By Catherine Wagley
By Channing Sargent
By L.A. Weekly critics
By Amanda Lewis
By Catherine Wagley
By Carol Cheh
By Keegan Hamilton
By Bill Raden
Suspense isn’t a pleasant sensation. We go to great lengths to manage our lives in ways that will keep us from having to go through periods of uncertainty — particularly when it’s prolonged, and when the stakes are high. But in reading fiction, especially a novel, we crave this sensation of increasing tension, and the higher the stakes, the better. We love the experience of sitting somewhere in perfect safety with a book while some character serves as our surrogate in facing a world full of danger. What we’re enjoying is growing excitement, followed by a tantalizingly delayed cathartic ending. It’s a quality of all good fiction, and it’s why the reader keeps turning the pages.
Illustration by Ronald Kurniawan
(Click to enlarge)
Great suspense writing doesn’t have to include a guy with a gun. When the males in Austen’s Pride and Prejudice are off to London trying to track down 16-year-old Lydia Bennet, who has eloped with the evil Wickham, the Bennet women are reduced to waiting at home for reports to arrive by mail. By now, they’re aware that what Wickham intends for Lydia doesn’t include a wedding. If she’s not rescued quickly, she’ll be lost to the family forever, undoubtedly to suffer degradation, abandonment and a lonely death. Austen’s description of powerless waiting and worry, interrupted only by news of leads followed to dead ends, could serve as a model of suspense writing — properly proportioned, plausible and urgent. When we learn that Lydia has been found, we want to cheer.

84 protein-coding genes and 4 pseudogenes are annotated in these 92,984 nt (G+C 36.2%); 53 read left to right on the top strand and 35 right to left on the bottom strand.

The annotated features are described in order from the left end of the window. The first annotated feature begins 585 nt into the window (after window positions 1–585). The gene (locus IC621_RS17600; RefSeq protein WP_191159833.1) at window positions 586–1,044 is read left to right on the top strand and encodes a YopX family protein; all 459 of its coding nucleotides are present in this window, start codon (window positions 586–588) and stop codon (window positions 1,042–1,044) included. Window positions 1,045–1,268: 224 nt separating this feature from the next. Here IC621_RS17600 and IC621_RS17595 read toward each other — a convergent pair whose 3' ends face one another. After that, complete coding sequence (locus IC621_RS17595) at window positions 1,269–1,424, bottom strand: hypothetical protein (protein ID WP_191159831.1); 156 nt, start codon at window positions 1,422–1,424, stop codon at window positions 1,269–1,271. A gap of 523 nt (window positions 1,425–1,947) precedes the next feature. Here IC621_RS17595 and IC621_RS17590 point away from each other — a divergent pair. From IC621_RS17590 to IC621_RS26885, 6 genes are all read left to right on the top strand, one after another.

In Faulkner’s Absalom, Absalom!, what we’re forced to wait for is knowledge of the past. When we watch college students Quentin and Shreve tell and retell the story of early Mississippi landowner Thomas Sutpen and his descendants, we anxiously follow each successive version until they — and we — finally know that they’ve got the story right. The history that is essentially the origin myth of Quentin’s part of the world has been reassembled, cleared of its lies, and the blanks filled in by intuition and understanding of human nature. The reward for tolerating suspense is truth.
Fiction entirely devoid of suspense, if not impossible, would certainly be unbearable. The reader must be drawn into the narrative at least enough to wonder who these characters are, what they’re about to do to each other, and how their story will end. He knows he must keep reading long enough to find out.